Teachers, not nurses, get the priority of the Covid-19 vaccine in some corners of Mexico

CAMPECHE, Mexico – In recent weeks, thousands of public school teachers lined up in front of schools and hospitals in this southern state as Navy helicopters flew over a precious shipment sent exclusively for them by the president of Mexico: Covid-19 vaccines .

The government’s own guidelines demand that frontline hospital workers and older people in Mexico’s worst-hit cities be hit first. But teachers in rural Mexico are a key voting bloc.

Critics of President Andrés Manuel López Obrador say vaccinating teachers before all doctors is the latest evidence of how the leftist president is playing politics with vaccines in a country with the third highest official death toll from Covid-19 in the world, about 180,000. And instead of having state health workers leading the effort, according to usual protocol, the López Obrador administration is using officials from its welfare arm, “Servidores de la Nación,” recognizable by the vests they wear with the national emblem of Mexico.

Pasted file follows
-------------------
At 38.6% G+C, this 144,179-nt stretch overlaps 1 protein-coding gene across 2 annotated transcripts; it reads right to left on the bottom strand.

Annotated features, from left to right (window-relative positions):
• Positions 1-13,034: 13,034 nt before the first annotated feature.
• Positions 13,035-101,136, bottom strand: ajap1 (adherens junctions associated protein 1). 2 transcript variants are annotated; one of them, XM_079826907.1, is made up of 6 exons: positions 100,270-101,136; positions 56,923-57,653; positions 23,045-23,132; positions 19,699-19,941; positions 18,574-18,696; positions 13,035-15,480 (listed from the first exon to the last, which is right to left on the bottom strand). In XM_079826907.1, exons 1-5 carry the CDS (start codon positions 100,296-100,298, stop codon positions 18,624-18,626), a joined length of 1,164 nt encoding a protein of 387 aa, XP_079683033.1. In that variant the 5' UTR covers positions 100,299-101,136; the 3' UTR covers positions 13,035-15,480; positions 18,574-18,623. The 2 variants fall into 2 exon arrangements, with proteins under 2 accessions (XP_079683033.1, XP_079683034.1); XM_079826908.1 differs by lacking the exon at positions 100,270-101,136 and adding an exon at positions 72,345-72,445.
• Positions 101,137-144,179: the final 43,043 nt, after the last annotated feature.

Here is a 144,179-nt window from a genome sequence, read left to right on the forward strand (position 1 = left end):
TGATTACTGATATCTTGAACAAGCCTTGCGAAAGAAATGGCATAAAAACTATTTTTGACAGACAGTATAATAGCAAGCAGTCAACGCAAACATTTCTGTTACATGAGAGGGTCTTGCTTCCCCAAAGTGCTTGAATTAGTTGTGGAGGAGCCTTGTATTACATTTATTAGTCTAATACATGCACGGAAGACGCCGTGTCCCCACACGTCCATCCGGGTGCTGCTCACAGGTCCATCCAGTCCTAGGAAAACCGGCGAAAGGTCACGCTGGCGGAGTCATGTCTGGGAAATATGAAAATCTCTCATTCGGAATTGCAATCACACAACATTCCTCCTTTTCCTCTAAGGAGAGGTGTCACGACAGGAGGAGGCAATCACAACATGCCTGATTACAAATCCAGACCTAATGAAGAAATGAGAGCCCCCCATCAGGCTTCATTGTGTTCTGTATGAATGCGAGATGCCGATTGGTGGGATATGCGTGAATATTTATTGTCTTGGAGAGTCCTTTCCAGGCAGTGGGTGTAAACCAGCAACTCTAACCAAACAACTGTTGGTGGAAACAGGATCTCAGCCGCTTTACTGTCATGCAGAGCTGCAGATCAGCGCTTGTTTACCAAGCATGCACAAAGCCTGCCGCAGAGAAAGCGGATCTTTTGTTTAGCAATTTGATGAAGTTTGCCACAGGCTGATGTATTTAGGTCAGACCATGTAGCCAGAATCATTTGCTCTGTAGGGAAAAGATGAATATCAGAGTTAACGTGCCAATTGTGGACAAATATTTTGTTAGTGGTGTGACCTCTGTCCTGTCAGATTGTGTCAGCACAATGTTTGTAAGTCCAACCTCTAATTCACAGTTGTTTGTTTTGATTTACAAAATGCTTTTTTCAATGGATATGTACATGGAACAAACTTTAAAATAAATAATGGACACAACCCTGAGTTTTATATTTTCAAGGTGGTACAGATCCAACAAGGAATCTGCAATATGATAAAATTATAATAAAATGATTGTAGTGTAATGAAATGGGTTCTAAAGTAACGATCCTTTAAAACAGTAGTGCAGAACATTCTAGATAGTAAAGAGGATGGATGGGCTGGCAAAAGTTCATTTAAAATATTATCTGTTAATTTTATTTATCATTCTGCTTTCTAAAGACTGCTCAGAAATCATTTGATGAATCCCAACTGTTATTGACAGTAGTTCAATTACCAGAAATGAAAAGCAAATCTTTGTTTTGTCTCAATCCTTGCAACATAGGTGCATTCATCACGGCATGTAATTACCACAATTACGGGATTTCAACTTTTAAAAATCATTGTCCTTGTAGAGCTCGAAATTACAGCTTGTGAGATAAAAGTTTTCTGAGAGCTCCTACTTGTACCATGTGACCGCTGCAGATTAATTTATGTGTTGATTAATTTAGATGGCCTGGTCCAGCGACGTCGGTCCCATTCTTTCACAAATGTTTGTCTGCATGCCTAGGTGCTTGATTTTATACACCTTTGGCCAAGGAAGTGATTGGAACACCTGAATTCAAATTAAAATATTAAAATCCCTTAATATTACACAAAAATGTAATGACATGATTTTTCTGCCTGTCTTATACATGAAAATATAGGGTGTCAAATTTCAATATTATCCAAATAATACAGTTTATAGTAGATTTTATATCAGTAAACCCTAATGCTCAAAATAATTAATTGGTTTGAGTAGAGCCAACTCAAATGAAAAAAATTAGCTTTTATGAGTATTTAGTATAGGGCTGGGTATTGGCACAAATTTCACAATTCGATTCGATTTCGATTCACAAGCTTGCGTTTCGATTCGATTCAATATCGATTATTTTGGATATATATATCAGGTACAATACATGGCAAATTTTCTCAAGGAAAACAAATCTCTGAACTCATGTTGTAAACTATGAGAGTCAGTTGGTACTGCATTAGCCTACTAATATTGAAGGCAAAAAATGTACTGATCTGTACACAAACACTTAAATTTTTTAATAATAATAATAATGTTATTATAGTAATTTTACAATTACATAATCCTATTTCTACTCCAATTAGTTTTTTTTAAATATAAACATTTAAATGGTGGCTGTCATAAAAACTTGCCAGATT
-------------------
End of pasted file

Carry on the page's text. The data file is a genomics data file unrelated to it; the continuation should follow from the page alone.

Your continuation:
Campeche is one of several key states that hold midterm elections in June. Polls show that López Obrador’s Morena party has a chance to overthrow the former ruling PRI, which has ruled Campeche since the late 1920s. While many countries have made teachers a priority for vaccination programs during coronavirus pandemic, they are generally not ahead of healthcare workers.

Inside the hospitals, health workers are furious that the government was vaccinating teachers while nearly half of the state’s doctors and nurses were still waiting.


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